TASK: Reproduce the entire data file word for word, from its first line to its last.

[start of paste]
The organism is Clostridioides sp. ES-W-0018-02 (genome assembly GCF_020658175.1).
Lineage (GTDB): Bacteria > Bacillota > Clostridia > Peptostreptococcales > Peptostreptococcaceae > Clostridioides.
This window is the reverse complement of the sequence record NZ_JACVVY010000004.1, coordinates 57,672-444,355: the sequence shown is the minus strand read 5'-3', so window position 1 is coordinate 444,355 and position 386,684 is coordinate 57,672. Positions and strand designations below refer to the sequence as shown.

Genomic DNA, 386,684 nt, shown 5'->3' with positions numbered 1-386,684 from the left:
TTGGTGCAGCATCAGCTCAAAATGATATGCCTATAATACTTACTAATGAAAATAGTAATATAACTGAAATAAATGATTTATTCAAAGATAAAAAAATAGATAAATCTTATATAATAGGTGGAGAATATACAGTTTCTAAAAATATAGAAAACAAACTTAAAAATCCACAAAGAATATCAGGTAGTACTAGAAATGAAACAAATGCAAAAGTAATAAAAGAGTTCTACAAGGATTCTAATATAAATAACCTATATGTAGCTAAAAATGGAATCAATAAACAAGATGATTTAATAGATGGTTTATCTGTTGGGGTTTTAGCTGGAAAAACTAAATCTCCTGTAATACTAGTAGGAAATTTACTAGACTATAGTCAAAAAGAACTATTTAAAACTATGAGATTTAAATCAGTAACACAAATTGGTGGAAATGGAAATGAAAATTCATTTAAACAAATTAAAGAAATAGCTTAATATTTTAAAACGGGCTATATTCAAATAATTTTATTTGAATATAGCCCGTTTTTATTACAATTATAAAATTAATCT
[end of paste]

The organism is Clostridioides sp. ES-W-0018-02 (genome assembly GCF_020658175.1).
Lineage (GTDB): Bacteria > Bacillota > Clostridia > Peptostreptococcales > Peptostreptococcaceae > Clostridioides.
This window is the reverse complement of the sequence record NZ_JACVVY010000004.1, coordinates 57,672-444,355: the sequence shown is the minus strand read 5'-3', so window position 1 is coordinate 444,355 and position 386,684 is coordinate 57,672. Positions and strand designations below refer to the sequence as shown.

Genomic DNA, 386,684 nt, shown 5'->3' with positions numbered 1-386,684 from the left:
TTGGTGCAGCATCAGCTCAAAATGATATGCCTATAATACTTACTAATGAAAATAGTAATATAACTGAAATAAATGATTTATTCAAAGATAAAAAAATAGATAAATCTTATATAATAGGTGGAGAATATACAGTTTCTAAAAATATAGAAAACAAACTTAAAAATCCACAAAGAATATCAGGTAGTACTAGAAATGAAACAAATGCAAAAGTAATAAAAGAGTTCTACAAGGATTCTAATATAAATAACCTATATGTAGCTAAAAATGGAATCAATAAACAAGATGATTTAATAGATGGTTTATCTGTTGGGGTTTTAGCTGGAAAAACTAAATCTCCTGTAATACTAGTAGGAAATTTACTAGACTATAGTCAAAAAGAACTATTTAAAACTATGAGATTTAAATCAGTAACACAAATTGGTGGAAATGGAAATGAAAATTCATTTAAACAAATTAAAGAAATAGCTTAATATTTTAAAACGGGCTATATTCAAATAATTTTATTTGAATATAGCCCGTTTTTATTACAATTATAAAATTAATCT